KKR is again investing in Jet Edge International, and the operator is again expanding its fleet, using $75 million from credit funds and accounts managed by the private equity firm. The monies will bring onboard 20 additional super mid and large-cabin aircraft. Before adding 27 similar jets in the second half of 2021, Jet Edge was the eighth-largest private jet operator in the U.S., based on fractional and charter flight hours.
Today’s announcement brings KKR’s investment in Jet Edge to $265 million. Last year it spent $4.5 billion to acquire Atlantic Aviation, a chain of private jet terminals. Atlantic has since expanded via a merger with another FBO group, Ross Aviation, in November.
Patrick Clancy, a Director at KKR, said, “In a challenging environment, the Jet Edge team are executing on their strategy and have delivered impressive growth for the business in 2021 while maintaining a disciplined operating platform that puts their customers first. We are excited to increase our investment in order to further support the growth of Jet Edge’s fleet as they continue to expand their innovative Reserve membership and AdvantEdge product lines.”
Jet Edge, which moved its headquarters from California to Columbus, Ohio, after acquiring JetSelect in 2020, has been marketing AdvantEdge as an alternative to the fractional ownership programs sold by NetJets and Flexjet, the two largest players in the space. All three are based in the Buckeye State. The headquarters buildings for NetJets and Jet Edge are less than five miles apart, and lately, competitive sparks have been flying.
In December, Jet Edge took two billboards across from the private terminals NetJets and Flexjet use at Van Nuys Airport, which serves Los Angeles-based flyers. A week later, in an email to customers, NetJets wrote, “Because most of our competitors don’t have our level of financial security, some are dropping their rates or creating new incentives to generate short-term cash despite short industry supply and record demand.”
The billboards promoted fixed prices from California to the East Coast and Hawaii. Jet Edge launched a promotion offering members who deposited $500,000 into its Reserve jet card program 7.5% of flight credits in early November.
“With KKR support, Jet Edge has grown the Reserve Membership program to record numbers,” according to Jet Edge International CEO Bill Papariella.
Papariella, who worked for NetJets after it acquired Marquis Jet Partners in 2010, added, “KKR’s most recent investment in Jet Edge speaks to its confidence in our mission to deliver scaled private aviation solutions with industry-leading service and new capital to support those efforts with continued fleet growth.”
While NetJets put sales of its jet cards on hiatus back in August as demand surged to record levels, in early November, Jet Edge said it had tallied over $100 million of deposits since launching Reserve early in 2021.
In its email, the unit of Berkshire Hathaway said it hopes to begin selling its entire lineup of products, including jet cards, by the second quarter. Jet Edge expects to build its super mid and large cabin fleet to about 95 aircraft by that time.
NetJets, late last year, took delivery of its first ultra-long-range Bombardier Global 7500. As of November, it had 57 Global and Gulfstream long-range jets and another 42 Challenger 650 and Falcon 2000EX large-cabin aircraft. It also had 83 Challenger 350 super-midsize jets. It is adding over 120 new airplanes during 2021 and 2022.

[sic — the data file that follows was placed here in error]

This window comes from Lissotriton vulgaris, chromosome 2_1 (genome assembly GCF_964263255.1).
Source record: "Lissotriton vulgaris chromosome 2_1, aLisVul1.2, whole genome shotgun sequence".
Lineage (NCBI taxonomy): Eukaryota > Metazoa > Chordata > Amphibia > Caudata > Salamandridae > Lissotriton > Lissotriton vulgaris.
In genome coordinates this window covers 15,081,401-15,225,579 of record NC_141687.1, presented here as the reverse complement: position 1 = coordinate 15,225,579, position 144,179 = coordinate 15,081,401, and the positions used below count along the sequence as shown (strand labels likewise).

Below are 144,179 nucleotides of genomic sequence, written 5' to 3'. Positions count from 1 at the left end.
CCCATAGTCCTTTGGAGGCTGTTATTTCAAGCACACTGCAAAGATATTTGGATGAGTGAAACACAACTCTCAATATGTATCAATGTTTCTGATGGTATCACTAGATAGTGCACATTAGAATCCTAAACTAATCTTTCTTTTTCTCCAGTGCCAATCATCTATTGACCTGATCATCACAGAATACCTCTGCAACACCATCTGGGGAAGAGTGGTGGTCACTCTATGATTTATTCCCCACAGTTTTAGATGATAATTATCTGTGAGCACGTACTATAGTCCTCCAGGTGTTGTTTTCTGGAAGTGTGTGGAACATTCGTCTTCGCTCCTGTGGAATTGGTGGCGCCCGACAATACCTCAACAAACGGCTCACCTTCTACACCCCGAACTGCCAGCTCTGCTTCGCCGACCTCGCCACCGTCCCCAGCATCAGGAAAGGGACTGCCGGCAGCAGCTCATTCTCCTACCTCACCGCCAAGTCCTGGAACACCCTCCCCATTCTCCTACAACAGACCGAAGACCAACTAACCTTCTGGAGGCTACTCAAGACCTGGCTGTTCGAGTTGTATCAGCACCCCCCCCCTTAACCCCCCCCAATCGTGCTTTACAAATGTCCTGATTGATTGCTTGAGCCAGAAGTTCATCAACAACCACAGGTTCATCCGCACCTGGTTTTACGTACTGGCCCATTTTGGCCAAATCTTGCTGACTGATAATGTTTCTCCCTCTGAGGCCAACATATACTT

Flexjet is also growing, expecting to add at least four aircraft per month through the end of 2022, a pace that would see its fleet increase by 40% to around 230 aircraft.
Vista Global, which owns or has an interest in VistaJet, XOJet, Red Wing Aviation, Talon Air, and brokers XO Global and Apollo jets, said last year it would grow its light and midsize jet fleet from less than 15 aircraft to over 50 by the end of this year. At the same time, it is taking delivery of 23 new Global 7500s and Challenger 350s from Bombardier.
To date, Jet Edge has been growing by acquiring used aircraft, refurbishing them, and including adding high-speed internet. In October, it was announced as the launch customer for Gogo 5G. According to the company, the 20 additional aircraft are in the process of being onboarded.
More merger activity looks likely. Elevate Holdings, parent of Private Jet Services Group, a broker specializing in sports teams and live entertainment charters; last week said it had acquired Keystone Aviation, adding 13 charter aircraft to its fleet. It called the acquisition “the first of many.” It is targeting smaller operators for consolidation.
As of last June, figures from Argus TraqPak showed the 30 largest operators measured by fractional and charter flight hours together held just under 30% of the total private flight market, with NetJets controlling a dominant 11% share.
The overall market is split between the fractional and charter flights on one side and the private market, non-commercial flights for the owners of their aircraft, on the other. However, that ratio has been shifting over the past decade to charter and fractional operators. In 2012, charter and fractional flight hours accounted for 43.8% of the market. As of last June it stood at 54.4%. With big charter and fractional operators grabbing both new and used jets to use for their jet card and fractional customers, the trend looks likely to continue, even as owners now fly their own aircraft more frequently.